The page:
So, with this in mind, today I want to touch on a few complementary options for treating prenatal or postpartum depression and anxiety.
I just want to throw this out there, there is nothing wrong with deciding to take medication for mental illness. Medication combined with therapy is the most effective known treatment for maternal mood disorder.
As always, consult with your health care provider before starting or stopping any treatment plan, be it pharmaceutical or otherwise.
I also want to mention the value of Mom's groups, you know the kind where you get together with other moms with or without your baby and chat about various topics. Research has shown Peer-to-Peer support is an integral and effective part of recovery from maternal mental illness. It improves outcomes, improves quality of life, helps connect people to treatment, reduces severity, and is cost effective. If you are able to get to a group or even a play date with a couple of other moms, go for it. This may seem like a huge task but if you go, odds are you'll be glad you did. Let us know if you need information on motherhood groups near you, we'll be glad to share a list of resources.
Now if you are able to get out of your home (I say able because I know depression and anxiety can make just stepping outside a huge feat) you may want to consider what are called Complementary and Alternative Medicine or CAM. According to the MAYO Clinic, nearly 40 percent of adults report using complementary and alternative medicine. Doctors are implementing CAM therapies too; often mixing them with more mainstream options — hence the term "integrative medicine."
What is considered “alternative medicine” changes constantly because different forms undergo research and testing over time and tend to become more mainstream. To make sense of the many therapies available, it helps to look at how they're classified by the National Center for Complementary and Alternative Medicine (NCCAM):
Whole Medical Systems
A system is more than a single remedy, it's actually many practices or remedies that center on a philosophy, for example:
Thought to strengthen the communication between your mind and your body. CAM practitioners say these two systems must be in harmony or balanced for you to be well. Examples are meditation, prayer, relaxation and art therapies.
I'd like to mention the concept of mindfulness and its power when it comes to motherhood. Mindfulness involves acceptance, meaning that we pay attention to our thoughts and feelings without judging them—without believing, for instance, that there’s a “right” or “wrong” way to think or feel in a given moment. Practicing mindfulness, our thoughts tune into what we’re sensing in the present moment rather than rehashing the past or imagining the future.
Here in Tampa Bay, we have professionals that specialize in Mindfulness, Evelyn Ojeda-Fox of Red Tent Collective is one such professional. I encourage you to check out her Dunedin based business and ask her about services such as mother's circle, motherhood mentoring, even Craniosacral Therapy. Many moms rave about the mother's group that meets there each week!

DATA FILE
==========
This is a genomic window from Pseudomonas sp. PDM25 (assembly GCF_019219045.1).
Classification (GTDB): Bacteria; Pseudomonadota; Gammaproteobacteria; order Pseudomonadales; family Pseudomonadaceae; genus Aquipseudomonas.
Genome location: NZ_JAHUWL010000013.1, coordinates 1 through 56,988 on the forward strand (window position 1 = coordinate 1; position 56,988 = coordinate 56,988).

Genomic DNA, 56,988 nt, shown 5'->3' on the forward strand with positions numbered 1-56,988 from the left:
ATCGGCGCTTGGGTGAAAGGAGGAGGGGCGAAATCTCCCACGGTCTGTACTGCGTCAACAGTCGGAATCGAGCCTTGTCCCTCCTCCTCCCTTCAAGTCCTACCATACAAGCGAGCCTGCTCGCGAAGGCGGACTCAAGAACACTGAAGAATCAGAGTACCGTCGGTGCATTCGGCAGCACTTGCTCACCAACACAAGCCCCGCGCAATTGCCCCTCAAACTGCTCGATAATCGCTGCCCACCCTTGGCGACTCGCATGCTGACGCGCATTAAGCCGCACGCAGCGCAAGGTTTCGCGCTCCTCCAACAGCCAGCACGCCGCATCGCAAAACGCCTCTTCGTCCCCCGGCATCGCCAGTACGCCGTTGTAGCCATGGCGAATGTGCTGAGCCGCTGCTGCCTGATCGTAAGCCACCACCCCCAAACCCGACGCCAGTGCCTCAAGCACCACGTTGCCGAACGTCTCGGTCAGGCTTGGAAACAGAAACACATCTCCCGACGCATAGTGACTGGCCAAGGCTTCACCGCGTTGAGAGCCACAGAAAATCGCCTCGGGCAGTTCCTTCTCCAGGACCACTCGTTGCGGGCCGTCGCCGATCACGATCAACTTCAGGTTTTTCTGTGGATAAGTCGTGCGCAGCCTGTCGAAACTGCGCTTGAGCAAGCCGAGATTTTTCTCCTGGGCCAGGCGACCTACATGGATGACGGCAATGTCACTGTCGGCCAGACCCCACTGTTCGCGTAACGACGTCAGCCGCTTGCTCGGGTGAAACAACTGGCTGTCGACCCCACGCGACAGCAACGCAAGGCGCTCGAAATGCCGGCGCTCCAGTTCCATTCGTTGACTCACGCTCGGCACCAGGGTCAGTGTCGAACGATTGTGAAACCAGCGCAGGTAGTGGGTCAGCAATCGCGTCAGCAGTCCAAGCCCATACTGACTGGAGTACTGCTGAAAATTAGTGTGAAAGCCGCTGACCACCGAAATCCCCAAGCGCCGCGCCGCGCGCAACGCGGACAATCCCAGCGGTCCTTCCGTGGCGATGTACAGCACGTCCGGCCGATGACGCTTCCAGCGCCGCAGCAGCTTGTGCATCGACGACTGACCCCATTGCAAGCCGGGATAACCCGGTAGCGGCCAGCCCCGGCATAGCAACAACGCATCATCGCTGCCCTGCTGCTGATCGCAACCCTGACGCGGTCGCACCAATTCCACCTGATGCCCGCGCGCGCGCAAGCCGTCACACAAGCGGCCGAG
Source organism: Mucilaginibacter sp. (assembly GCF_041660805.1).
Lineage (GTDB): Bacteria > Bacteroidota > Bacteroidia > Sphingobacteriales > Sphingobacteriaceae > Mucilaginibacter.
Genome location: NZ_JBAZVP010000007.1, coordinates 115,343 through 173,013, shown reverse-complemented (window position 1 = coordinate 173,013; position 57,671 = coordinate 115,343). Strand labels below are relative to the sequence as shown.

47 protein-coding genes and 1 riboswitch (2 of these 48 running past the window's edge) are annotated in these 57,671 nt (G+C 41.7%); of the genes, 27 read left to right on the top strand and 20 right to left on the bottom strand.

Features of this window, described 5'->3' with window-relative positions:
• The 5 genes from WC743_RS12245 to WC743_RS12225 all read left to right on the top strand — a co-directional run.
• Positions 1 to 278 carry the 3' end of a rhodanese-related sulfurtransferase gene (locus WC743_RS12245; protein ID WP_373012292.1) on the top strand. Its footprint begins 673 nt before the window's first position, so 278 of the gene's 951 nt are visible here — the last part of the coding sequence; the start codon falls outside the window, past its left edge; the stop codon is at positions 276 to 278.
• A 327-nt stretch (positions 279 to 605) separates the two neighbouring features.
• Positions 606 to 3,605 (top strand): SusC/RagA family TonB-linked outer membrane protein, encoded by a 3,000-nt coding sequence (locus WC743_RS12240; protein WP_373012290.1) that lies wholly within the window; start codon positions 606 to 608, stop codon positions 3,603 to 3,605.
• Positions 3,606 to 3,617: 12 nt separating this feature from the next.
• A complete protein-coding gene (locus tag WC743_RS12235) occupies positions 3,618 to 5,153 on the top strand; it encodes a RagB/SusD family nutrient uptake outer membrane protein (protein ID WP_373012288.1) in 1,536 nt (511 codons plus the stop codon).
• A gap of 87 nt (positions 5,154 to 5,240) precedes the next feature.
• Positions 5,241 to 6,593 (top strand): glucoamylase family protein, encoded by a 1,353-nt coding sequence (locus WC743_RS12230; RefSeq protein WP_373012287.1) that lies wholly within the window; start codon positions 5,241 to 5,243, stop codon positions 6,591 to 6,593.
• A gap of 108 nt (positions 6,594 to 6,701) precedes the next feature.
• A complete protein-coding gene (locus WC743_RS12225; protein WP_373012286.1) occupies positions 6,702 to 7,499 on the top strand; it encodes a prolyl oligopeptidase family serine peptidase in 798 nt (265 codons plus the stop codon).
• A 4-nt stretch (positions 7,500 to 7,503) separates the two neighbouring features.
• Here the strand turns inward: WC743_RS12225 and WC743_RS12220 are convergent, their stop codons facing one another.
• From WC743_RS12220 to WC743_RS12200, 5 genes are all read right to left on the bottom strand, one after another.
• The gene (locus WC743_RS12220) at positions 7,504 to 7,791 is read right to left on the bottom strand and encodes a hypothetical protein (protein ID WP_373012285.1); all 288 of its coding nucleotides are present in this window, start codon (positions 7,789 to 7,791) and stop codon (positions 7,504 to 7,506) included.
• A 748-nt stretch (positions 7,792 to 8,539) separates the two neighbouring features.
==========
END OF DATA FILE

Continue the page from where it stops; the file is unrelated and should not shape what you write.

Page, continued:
Biologically based practices
These are dietary supplements and herbal remedies taken as teas, oils, syrups, powders, tablets or capsules. Using ingredients found in nature, these are very popular with people interested in using herbs in place of or in addition to prescription medicines.
Here's a brief article on herbal treatment for anxiety courtesy of the MAYO clinic. I'd like to point out the importance of knowing potential side effects and adverse reactions to herbals and please use caution if you are breastfeeding.
If you're interested in learning more about using herbs or many other holistic options, our friend and supporter De'Nicea Hilton, DOM, AP, holds a Masters of Acupuncture and Oriental Medicine is certified as a diplomat of Oriental Medicine with a thorough knowledge of Acupuncture and Point Location, Biomedicine and Chinese Herbology. Dr. D as she is affectionately called recently shared more information with us about her practice and working with women experiencing in perinatal mood and anxiety disorders. She offers appointments in both Clearwater and Temple Terrace. The Seventh Mom Project, Inc. is looking forward to inviting Dr. D to join our Temple Terrace Peer-to Peer support group coming soon!
Manipulation and body-based practices
Chiropractic and osteopathic manipulation and massage are examples.
Sometimes the simple luxuriousness of a massage or the relaxation that comes with a visit to the chiropractor can do a world of good for a mother whose feeling overwhelmed and on the verge of burning out. Chiropractic care in particular is associated with relieving some of the physical ailments of postpartum adjustment. As an example, the hormone relaxin, which is crucial for loosening ligaments in preparation for birth, lingers in the body for 6 months to a year after pregnancy, leaving your pelvic and sacral regions vulnerable to misalignment and injury. Regular chiropractic adjustment is believed to help maintain stability in the region, helping you to recover quicker and more effectively. Dr. Shannon Whitlock, not only offers home and birth center visits, but she holds specials classes and mom's morning out events. Remember those moms groups I mentioned, find one.
A buildup of anxiety manifests itself in tense muscles-a feeling of stiffness and tightness. Hands-on massage therapy treatment can increase relaxation, while helping the body to grow stronger. For our friends on the other side of Tampa Bay, especially if you are currently pregnant, check out Melissa of Rising Lotus Maternity Services and over here in East Hillsborough, Anita Griffin Thomas is a licensed massage therapist who works with chiropractors, neurologists, immunologists, OB/Gyns and orthopedists to achieve the best possible outcome for their patients.